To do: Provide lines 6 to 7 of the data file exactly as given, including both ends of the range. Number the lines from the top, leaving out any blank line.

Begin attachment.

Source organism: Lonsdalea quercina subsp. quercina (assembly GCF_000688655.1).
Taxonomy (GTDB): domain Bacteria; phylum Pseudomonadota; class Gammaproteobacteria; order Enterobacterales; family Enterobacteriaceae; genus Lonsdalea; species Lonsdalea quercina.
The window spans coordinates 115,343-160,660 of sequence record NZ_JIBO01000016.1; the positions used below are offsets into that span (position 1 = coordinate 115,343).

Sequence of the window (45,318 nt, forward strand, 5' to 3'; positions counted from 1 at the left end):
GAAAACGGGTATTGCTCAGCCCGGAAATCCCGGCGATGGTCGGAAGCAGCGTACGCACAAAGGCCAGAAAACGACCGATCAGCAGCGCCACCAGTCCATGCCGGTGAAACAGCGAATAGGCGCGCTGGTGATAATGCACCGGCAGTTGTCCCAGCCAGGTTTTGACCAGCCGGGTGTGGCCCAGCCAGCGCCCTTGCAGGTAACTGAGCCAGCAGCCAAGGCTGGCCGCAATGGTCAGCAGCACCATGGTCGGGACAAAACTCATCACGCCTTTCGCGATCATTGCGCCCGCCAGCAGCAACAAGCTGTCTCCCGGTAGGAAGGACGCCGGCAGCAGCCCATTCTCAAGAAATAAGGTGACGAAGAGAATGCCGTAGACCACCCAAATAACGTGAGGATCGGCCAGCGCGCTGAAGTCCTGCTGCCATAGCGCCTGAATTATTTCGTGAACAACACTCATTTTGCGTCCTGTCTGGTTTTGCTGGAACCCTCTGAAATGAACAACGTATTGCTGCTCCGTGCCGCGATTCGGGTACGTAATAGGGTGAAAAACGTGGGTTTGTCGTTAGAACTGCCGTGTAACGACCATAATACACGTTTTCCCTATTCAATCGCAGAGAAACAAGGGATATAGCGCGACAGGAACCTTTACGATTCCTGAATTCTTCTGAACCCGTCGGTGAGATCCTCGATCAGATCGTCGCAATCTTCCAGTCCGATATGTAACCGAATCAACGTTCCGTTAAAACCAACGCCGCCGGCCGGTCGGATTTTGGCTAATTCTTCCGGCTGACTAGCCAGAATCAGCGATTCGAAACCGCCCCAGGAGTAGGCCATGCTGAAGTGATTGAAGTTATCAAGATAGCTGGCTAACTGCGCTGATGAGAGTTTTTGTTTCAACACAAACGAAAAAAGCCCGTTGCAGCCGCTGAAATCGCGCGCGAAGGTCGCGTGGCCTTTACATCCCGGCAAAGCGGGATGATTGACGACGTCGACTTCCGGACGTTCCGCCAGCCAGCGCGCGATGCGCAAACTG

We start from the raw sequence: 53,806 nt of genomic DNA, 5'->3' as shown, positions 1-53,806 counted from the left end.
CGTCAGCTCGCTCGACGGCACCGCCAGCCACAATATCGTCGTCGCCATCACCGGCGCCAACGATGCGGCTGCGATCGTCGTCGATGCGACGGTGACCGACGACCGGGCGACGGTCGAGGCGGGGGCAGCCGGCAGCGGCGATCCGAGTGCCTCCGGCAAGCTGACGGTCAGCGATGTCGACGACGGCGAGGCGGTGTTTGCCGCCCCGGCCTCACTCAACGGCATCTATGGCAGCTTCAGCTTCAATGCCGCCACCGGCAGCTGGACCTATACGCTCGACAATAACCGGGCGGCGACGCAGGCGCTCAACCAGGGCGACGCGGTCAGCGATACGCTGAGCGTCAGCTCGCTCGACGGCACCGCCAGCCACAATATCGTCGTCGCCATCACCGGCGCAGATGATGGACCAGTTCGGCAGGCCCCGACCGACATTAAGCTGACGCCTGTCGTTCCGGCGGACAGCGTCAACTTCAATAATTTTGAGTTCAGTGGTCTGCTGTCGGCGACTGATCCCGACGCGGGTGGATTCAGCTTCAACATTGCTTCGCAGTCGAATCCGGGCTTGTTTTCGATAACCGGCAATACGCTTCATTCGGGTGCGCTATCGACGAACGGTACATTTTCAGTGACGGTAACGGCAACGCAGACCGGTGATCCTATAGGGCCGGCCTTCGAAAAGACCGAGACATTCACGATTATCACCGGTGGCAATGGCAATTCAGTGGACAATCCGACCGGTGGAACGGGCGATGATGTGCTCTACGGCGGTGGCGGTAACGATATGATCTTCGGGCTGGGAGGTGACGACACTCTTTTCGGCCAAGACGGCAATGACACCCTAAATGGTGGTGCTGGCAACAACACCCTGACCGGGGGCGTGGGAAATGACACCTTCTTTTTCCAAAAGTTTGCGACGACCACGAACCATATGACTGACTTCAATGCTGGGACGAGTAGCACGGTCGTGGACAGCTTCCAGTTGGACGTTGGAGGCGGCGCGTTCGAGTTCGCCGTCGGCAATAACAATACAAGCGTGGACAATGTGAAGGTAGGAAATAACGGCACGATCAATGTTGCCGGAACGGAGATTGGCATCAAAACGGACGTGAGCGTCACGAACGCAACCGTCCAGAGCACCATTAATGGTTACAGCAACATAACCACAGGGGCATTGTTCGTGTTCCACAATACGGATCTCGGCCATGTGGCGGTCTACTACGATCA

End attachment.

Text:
We start from the raw sequence: 53,806 nt of genomic DNA, 5'->3' as shown, positions 1-53,806 counted from the left end.
CGTCAGCTCGCTCGACGGCACCGCCAGCCACAATATCGTCGTCGCCATCACCGGCGCCAACGATGCGGCTGCGATCGTCGTCGATGCGACGGTGACCGACGACCGGGCGACGGTCGAGGCGGGGGCAGCCGGCAGCGGCGATCCGAGTGCCTCCGGCAAGCTGACGGTCAGCGATGTCGACGACGGCGAGGCGGTGTTTGCCGCCCCGGCCTCACTCAACGGCATCTATGGCAGCTTCAGCTTCAATGCCGCCACCGGCAGCTGGACCTATACGCTCGACAATAACCGGGCGGCGACGCAGGCGCTCAACCAGGGCGACGCGGTCAGCGATACGCTGAGCGTCAGCTCGCTCGACGGCACCGCCAGCCACAATATCGTCGTCGCCATCACCGGCGCAGATGATGGACCAGTTCGGCAGGCCCCGACCGACATTAAGCTGACGCCTGTCGTTCCGGCGGACAGCGTCAACTTCAATAATTTTGAGTTCAGTGGTCTGCTGTCGGCGACTGATCCCGACGCGGGTGGATTCAGCTTCAACATTGCTTCGCAGTCGAATCCGGGCTTGTTTTCGATAACCGGCAATACGCTTCATTCGGGTGCGCTATCGACGAACGGTACATTTTCAGTGACGGTAACGGCAACGCAGACCGGTGATCCTATAGGGCCGGCCTTCGAAAAGACCGAGACATTCACGATTATCACCGGTGGCAATGGCAATTCAGTGGACAATCCGACCGGTGGAACGGGCGATGATGTGCTCTACGGCGGTGGCGGTAACGATATGATCTTCGGGCTGGGAGGTGACGACACTCTTTTCGGCCAAGACGGCAATGACACCCTAAATGGTGGTGCTGGCAACAACACCCTGACCGGGGGCGTGGGAAATGACACCTTCTTTTTCCAAAAGTTTGCGACGACCACGAACCATATGACTGACTTCAATGCTGGGACGAGTAGCACGGTCGTGGACAGCTTCCAGTTGGACGTTGGAGGCGGCGCGTTCGAGTTCGCCGTCGGCAATAACAATACAAGCGTGGACAATGTGAAGGTAGGAAATAACGGCACGATCAATGTTGCCGGAACGGAGATTGGCATCAAAACGGACGTGAGCGTCACGAACGCAACCGTCCAGAGCACCATTAATGGTTACAGCAACATAACCACAGGGGCATTGTTCGTGTTCCACAATACGGATCTCGGCCATGTGGCGGTCTACTACGATCA